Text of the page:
After more than a year we met again at Pegasus Farm where for some of us the journey into the Permaculture adventure started. Tanya and Gede were our hosts and invited us to sit under a lovely shaded bamboo pergola. As usual Beate guided us through the gathering not losing the red thread. We were quite a croud, 5 people from Gaia Oasis, Beate with her gardener, Burgel, Burkhard, Anne with her son Jens and Wayan with his wife, Susanne and Marylin, Klaus, Gina from Sananda Center, Annette and Nyoman, Conchita from Lovina Pages and myself with my gardener Kadek and last but not least Mark Garrett from Australia who offered to join us and share his knowledge about Permaculture Design with us. Everybody was very interested to learn more about soils, the different qualities, its life and how it can be built, taken care of and improved.

Some facts about soil to keep in mind:
  • In the tropics 80% of the plant nutrients are held in the foliage. Therefore crops can only be sustainable if these nutrients are used from tree leaf-drop and root mass.
  • We are not feeding the plant, but the beneficial biota and microorganisms in the soil which later release the nutrients in plant usable form. Grow your soil! Encourage soil life!
  • Bare soil is damaged soil. Always cover soil with mulch. Grow the mulch you need around the gardenbeds and chop and drop. Good mulching plants are lemon grass, vetiver grass, comfrey, canna lillies and legumes such as pinto beans (ask Beate for seeds).
  • Grass and fruit trees compete with each other for nitrogen. Prevent the grass within the area of the trees drip line by mulching or planting a ground cover such as marigolds or pinto beans.
  • Why is it important to know the pH of your soil? The pH is a measurement for the acidity - alkalinity of the soil. It ranges from 1, very acid, to 14, very alkaline, with 7 as its neutral point. The pH-Level influences the availability of nutrients to the plants. At pH 7 all nutrients are available. At a lower pH, which means more acidic soil, some nutrients such as phosphorus, calcium and magnesium become less available and can manifest in plant deficiencies. The same happens with a more alkaline soil. Usually in the tropics you find acidic soils.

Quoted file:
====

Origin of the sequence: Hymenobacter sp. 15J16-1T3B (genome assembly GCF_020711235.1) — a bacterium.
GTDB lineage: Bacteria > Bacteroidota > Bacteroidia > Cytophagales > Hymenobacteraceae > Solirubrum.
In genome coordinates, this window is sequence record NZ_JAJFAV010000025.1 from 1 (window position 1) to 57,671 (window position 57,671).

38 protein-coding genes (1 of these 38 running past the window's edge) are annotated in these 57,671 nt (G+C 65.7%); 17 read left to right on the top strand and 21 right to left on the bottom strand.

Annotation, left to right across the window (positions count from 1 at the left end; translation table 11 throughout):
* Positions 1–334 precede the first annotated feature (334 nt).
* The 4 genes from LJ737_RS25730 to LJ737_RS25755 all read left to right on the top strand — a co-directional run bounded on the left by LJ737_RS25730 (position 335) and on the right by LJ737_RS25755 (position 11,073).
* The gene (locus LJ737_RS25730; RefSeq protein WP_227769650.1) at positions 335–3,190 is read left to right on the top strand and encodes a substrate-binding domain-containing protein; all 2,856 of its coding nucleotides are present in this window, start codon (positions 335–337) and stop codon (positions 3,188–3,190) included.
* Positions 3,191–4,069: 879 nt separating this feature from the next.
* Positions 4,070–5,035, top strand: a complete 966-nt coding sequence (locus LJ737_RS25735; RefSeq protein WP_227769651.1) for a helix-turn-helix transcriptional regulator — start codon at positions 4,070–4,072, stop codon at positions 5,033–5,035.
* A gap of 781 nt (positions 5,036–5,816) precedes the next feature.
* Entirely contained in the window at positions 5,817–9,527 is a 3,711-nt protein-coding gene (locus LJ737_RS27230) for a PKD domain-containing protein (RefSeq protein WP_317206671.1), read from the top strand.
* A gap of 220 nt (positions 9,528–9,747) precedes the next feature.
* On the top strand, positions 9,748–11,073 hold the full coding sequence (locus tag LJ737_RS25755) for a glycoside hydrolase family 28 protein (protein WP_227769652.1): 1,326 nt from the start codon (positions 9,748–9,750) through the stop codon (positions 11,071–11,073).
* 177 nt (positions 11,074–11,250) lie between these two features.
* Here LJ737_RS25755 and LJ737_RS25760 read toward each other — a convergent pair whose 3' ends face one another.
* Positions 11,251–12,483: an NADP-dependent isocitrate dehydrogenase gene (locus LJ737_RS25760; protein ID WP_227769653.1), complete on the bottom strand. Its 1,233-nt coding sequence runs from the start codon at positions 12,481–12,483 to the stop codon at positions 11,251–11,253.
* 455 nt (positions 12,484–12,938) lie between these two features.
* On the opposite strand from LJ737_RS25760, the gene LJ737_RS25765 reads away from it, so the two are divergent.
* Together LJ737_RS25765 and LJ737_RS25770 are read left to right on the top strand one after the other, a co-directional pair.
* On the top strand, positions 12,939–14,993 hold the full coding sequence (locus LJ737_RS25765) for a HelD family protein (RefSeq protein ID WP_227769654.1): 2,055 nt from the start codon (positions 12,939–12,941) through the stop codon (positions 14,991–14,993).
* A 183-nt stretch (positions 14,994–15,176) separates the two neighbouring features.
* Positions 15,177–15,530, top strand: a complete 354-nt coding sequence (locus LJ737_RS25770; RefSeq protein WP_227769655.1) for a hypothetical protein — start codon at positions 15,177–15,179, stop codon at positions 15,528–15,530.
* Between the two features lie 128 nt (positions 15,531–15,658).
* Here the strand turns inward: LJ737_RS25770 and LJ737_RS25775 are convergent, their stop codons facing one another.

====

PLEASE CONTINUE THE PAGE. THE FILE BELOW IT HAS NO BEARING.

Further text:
• How to test the pH of your soil? There are easy test kits available in Australia. If anybody knows a provider here in Bali, please let us know.
  • How to bring your soil towards pH 7? As a general rule mix in compost and mulch heavily. For specific situations analyze your soil well and observe the plants if they show any diseases or deficiencies. As a fast cure use foliar spray of seaweed extract or liquid manure.
For more details on soils there is a specific chapter in the Permaculture Designer's Manual of Bill Mollison.

Some questions were raised regarding treatment for pests and diseases. Try not only to treat the symptoms but also to find the cause, very often an imbalance in the system. Nobody knows all the answers. Go and try, come back and tell!

Beate's red tiger compost worms from Temesi have been very busy and turned all the cow manure and food scraps into worm castings. What to do next with them? Just put everything on a plastic sheet into the sun. The worms will retreat to the coolest spot. Take away the worm castings and put the worms back to their container with new cow manure. Worm castings are excellent for seedlings.

Conchita will write an article about our group and the meeting in the october issue of the Lovina Pages.

Marylin offered 2 DVD's about Permaculture to the group. She will also take orders for things that are only available in Australia.
There will be another meeting in August at Warung Bambu to discuss and organize an organic market in Lovina.
The meeting in September will be an excursion to design the new site of Beate in the village of Manuksesa.
Detailed information and dates of the events will be sent by email.

THANK YOU Mark and all the participants for contributing time, interest and sharing knowledge!